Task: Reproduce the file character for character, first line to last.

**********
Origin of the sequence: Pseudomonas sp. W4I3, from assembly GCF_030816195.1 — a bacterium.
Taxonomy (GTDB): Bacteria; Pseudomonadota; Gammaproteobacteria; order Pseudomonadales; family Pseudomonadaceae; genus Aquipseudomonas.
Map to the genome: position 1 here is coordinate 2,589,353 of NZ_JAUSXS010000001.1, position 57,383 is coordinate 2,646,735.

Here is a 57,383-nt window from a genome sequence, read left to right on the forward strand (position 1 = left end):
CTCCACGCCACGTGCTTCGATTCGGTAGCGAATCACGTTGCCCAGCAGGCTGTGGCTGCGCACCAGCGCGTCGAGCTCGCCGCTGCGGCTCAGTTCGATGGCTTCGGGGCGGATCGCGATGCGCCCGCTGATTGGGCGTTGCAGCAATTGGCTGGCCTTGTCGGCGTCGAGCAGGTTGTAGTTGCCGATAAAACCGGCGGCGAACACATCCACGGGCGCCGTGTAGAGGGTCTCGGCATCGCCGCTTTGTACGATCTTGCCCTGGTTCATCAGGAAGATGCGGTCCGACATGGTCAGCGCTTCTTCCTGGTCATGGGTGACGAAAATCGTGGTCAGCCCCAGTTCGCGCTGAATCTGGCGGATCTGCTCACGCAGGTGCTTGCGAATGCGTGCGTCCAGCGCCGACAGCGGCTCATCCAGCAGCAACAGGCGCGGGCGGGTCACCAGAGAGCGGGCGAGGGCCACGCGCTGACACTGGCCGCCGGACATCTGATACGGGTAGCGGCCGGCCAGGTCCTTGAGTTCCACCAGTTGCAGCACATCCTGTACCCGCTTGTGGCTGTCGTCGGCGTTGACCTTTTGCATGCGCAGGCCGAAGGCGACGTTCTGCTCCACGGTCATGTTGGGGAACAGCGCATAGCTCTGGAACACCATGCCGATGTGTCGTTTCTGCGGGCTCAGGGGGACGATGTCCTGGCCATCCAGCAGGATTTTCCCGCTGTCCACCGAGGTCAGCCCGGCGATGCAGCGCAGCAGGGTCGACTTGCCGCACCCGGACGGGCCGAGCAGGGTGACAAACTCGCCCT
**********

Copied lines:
Origin of the sequence: Pseudomonas sp. W4I3, from assembly GCF_030816195.1 — a bacterium.
Taxonomy (GTDB): Bacteria; Pseudomonadota; Gammaproteobacteria; order Pseudomonadales; family Pseudomonadaceae; genus Aquipseudomonas.
Map to the genome: position 1 here is coordinate 2,589,353 of NZ_JAUSXS010000001.1, position 57,383 is coordinate 2,646,735.

Here is a 57,383-nt window from a genome sequence, read left to right on the forward strand (position 1 = left end):
CTCCACGCCACGTGCTTCGATTCGGTAGCGAATCACGTTGCCCAGCAGGCTGTGGCTGCGCACCAGCGCGTCGAGCTCGCCGCTGCGGCTCAGTTCGATGGCTTCGGGGCGGATCGCGATGCGCCCGCTGATTGGGCGTTGCAGCAATTGGCTGGCCTTGTCGGCGTCGAGCAGGTTGTAGTTGCCGATAAAACCGGCGGCGAACACATCCACGGGCGCCGTGTAGAGGGTCTCGGCATCGCCGCTTTGTACGATCTTGCCCTGGTTCATCAGGAAGATGCGGTCCGACATGGTCAGCGCTTCTTCCTGGTCATGGGTGACGAAAATCGTGGTCAGCCCCAGTTCGCGCTGAATCTGGCGGATCTGCTCACGCAGGTGCTTGCGAATGCGTGCGTCCAGCGCCGACAGCGGCTCATCCAGCAGCAACAGGCGCGGGCGGGTCACCAGAGAGCGGGCGAGGGCCACGCGCTGACACTGGCCGCCGGACATCTGATACGGGTAGCGGCCGGCCAGGTCCTTGAGTTCCACCAGTTGCAGCACATCCTGTACCCGCTTGTGGCTGTCGTCGGCGTTGACCTTTTGCATGCGCAGGCCGAAGGCGACGTTCTGCTCCACGGTCATGTTGGGGAACAGCGCATAGCTCTGGAACACCATGCCGATGTGTCGTTTCTGCGGGCTCAGGGGGACGATGTCCTGGCCATCCAGCAGGATTTTCCCGCTGTCCACCGAGGTCAGCCCGGCGATGCAGCGCAGCAGGGTCGACTTGCCGCACCCGGACGGGCCGAGCAGGGTGACAAACTCGCCCT